This weekend, our homily was on the 10 Commandments. Back when I was a Protestant, I could rattle them off in order (along with all the books of the Bible, the disciples, the apostles, the plagues of Israel and most of the creepy bits from Revelation).
When I became a Catholic, there were all sorts of new things to learn: Mysteries of the Rosary, Spiritual and Corporal Works of Mercy, Holy Days of Obligation, Popes, Saints, and a boatload of new prayers. But I could still name the Commandments in order when Father quizzed us at Mass.
Then, he asked us how well we keep the Commandments.
So far, I have done pretty well with 1, 4, 5 and 6 -- love one God, honor your parents, don't murder or commit adultery.
#2? I will admit one of my favorite curse words is "goddammit." It comes in handy in all sorts of situations: when spilling something, hearing the cat yak up a hairball on the carpet, forgetting an appointment or being pulled over for speeding (when late for that appointment). (Although after watching several episodes of season 1 of The Sopranos, I replaced "goddammit" with another favorite, the f-word, which I cannot bring myself to spell out.) But when one says "goddammit," is she really asking God to send His wrath down upon the situation? I don't think so -- it just feels so goddamn good to say it. But I am going to stop using it anyway. Now, or soon after.
#7 . I don't think of myself as a thief, but I have xeroxed music without permission from the publisher, downloaded songs on the Internet and I still have a book from the university library where I worked on my Master's degree 20 years ago (I checked -- it's been so long, it's off my record, but it's still not mine, is it? I think I was just channeling my mother.)
#8 is bearing false witness. I really try not to lie. Really. But I sometimes shave a few dollars off when I tell Clay how much something costs and my driver's license says I weigh 40 pounds less than I do. Does that make me a liar or just normal?
And coveting, #9 and #10. These are tricky. To covet is to want something some else has "to the point of distraction". I've read that even if you purchase something because someone else had one, that is coveting -- but isn't that just the American way? I need more and better stuff because my neighbor just got more and better stuff than I have? Envy keeps the wheels of American industry moving. I am guilty of this, as evidenced by my 4-bedroom house, Chrysler van and my pretty little pink I-Pod, but I am thankful that the older I get, the less I care about what others have. Maybe coveting is just the opposite of thankfulness.
But this weekend, Father focused on #3 -- keeping the Sabbath Day holy. He asked us to think about what we really do on Sunday. When I was growing up, Sunday was for church, dinner at one of the grandma's and not much else. Grocery stores weren't open, so you had to plan well for Sunday dinner. There were no meetings, games or practices. We cleaned on Saturday, and dirty laundry had to wait until Monday. One time I took some embroidery work to my Baptist grandma's -- she scolded me, and told me if I sewed on the Sabbath, I would have to pick the stitches out when I got to Heaven -- with my nose. (Of course, later I tried to do just that. If my grandma is right, it is a good thing Heaven is forever, because that's about how long it will take me to take out all the stitches I have made on Sundays.)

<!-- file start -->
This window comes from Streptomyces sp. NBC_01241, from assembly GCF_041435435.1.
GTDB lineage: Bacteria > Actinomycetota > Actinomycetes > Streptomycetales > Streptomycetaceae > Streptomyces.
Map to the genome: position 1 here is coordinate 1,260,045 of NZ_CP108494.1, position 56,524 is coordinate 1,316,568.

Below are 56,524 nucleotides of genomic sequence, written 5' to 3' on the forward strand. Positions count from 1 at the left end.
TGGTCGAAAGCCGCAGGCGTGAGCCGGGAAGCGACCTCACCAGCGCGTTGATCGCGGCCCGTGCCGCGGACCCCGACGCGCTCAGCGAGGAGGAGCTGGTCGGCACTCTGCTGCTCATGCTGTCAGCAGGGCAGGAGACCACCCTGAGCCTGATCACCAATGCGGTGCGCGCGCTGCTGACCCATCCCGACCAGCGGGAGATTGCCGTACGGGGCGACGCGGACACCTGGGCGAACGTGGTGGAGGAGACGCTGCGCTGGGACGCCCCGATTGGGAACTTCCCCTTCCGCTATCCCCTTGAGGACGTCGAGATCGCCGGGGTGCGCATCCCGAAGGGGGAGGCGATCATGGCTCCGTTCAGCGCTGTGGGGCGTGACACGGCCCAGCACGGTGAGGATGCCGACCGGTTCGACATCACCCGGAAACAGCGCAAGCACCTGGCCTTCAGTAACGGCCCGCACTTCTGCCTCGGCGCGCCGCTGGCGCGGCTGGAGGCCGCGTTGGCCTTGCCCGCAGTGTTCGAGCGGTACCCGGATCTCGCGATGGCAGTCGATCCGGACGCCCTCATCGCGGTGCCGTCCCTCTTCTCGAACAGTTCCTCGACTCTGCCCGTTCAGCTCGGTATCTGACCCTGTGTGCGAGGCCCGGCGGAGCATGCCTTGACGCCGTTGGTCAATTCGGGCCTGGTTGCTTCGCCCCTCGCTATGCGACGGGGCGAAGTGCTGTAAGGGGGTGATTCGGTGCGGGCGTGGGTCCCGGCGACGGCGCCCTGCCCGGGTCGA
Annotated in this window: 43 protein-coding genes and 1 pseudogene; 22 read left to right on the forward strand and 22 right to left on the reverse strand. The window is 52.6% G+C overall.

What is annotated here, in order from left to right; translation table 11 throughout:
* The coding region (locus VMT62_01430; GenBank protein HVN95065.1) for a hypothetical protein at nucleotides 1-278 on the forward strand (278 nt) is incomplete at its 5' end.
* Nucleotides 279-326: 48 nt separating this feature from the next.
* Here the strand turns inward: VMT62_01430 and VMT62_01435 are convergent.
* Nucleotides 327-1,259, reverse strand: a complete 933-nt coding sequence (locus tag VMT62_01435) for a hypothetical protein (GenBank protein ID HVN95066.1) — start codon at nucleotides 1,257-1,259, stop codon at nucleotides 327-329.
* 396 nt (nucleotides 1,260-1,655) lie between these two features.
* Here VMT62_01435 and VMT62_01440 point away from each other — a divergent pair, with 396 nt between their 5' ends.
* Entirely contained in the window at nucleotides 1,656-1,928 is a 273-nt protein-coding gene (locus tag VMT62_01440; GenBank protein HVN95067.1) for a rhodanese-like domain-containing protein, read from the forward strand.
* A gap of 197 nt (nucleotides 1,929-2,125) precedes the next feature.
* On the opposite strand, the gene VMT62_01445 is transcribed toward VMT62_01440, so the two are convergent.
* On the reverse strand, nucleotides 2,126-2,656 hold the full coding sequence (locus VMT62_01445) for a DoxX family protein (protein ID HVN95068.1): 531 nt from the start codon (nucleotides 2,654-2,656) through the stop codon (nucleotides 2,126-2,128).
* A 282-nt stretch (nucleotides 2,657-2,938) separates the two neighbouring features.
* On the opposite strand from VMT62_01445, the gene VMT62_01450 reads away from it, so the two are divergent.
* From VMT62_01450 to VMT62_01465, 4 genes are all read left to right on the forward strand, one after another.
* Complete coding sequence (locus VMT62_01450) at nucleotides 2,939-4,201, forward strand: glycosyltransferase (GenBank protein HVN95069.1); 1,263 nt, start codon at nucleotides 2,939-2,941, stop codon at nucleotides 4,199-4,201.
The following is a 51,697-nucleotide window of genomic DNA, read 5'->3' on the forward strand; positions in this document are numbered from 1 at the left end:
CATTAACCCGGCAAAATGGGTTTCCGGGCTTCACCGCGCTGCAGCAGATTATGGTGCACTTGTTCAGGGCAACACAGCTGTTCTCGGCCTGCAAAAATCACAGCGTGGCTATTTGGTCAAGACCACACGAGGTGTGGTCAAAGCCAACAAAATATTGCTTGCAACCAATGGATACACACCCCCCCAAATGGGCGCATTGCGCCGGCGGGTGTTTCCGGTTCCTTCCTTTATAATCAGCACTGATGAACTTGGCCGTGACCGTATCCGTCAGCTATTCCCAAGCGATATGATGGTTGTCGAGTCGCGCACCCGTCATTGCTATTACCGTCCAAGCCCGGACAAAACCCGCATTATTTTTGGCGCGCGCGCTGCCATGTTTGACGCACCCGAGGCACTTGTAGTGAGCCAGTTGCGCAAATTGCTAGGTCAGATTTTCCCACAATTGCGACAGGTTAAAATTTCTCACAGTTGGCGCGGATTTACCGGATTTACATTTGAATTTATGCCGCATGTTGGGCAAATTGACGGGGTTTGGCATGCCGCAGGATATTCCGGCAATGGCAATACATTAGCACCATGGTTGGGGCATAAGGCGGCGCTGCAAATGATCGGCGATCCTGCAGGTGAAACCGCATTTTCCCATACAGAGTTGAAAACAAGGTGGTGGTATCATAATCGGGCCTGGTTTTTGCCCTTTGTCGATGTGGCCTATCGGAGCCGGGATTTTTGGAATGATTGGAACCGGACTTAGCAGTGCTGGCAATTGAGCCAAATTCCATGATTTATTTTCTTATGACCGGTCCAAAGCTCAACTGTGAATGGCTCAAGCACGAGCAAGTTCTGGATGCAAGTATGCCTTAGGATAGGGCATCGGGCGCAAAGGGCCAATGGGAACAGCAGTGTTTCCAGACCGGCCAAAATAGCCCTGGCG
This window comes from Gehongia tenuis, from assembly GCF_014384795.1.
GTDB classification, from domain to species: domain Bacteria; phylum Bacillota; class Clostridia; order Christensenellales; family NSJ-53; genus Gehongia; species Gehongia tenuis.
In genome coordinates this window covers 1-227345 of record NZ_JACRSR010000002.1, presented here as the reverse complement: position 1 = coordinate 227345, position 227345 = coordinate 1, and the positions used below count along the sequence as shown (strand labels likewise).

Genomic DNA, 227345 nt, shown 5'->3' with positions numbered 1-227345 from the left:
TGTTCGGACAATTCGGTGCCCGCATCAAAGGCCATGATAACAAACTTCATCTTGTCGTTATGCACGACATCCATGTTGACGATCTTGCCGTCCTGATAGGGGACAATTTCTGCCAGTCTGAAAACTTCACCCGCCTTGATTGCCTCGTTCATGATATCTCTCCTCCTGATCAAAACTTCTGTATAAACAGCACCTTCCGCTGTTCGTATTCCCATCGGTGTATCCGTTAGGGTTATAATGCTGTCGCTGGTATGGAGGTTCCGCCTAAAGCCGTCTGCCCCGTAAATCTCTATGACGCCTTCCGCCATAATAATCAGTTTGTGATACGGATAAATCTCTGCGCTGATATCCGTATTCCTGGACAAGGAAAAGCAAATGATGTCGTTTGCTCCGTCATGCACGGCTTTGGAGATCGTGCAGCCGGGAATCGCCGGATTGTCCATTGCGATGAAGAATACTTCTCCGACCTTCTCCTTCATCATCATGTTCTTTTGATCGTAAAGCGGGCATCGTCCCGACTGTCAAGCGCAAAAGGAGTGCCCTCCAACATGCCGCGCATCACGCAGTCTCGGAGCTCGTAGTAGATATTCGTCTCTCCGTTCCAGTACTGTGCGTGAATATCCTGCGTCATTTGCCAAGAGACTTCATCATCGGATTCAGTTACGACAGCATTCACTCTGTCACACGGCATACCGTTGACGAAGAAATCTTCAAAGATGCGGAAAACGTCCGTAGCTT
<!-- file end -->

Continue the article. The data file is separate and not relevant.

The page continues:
Since we lived on a farm, there were still chores that had to be done even if it was Sunday -- animals fed and watered, cows milked. And during planting and harvest season, my dad was in the fields on Sunday, even though many farmers around here weren't; "We'll rest when it rains," he would say. (My dad had a pretty unique relationship with God; I think he was much closer --and certainly more comfortable -- with God out on the tractor than he was in church. He often said there was no such thing as an "atheist farmer" -- he saw miracles in the seed, and knew how much faith was necessary to depend upon that seed to provide for your family.)
Today, my Sundays are too much like every other day of the week. For me, it's still a day for God and family, but it's also become my catch-up day for laundry, yard work or shopping. So I am going to take Father's advice and try to rest more on Sundays; I'll have to plan ahead to avoid going to the grocery and doing laundry Sunday night. (Father even said that parents should tell coaches that their kids won't participate in Sunday games or practices; I think he forgot that this is Southern Indiana and basketball season is rapidly approaching -- I heard a lot of snickering from the congregation when he made that suggestion.)
So here's to prayerful, quiet Sundays spent on the couch or porch with a good book and some knitting (which God knows is not work, but a pathway to peace).
(In keeping with today's theme, here is an episode of This American Life on the 10 Commandments, and an article about a man who kept every Bible law for an entire year -- and I think it's going to be tricky to keep #3!)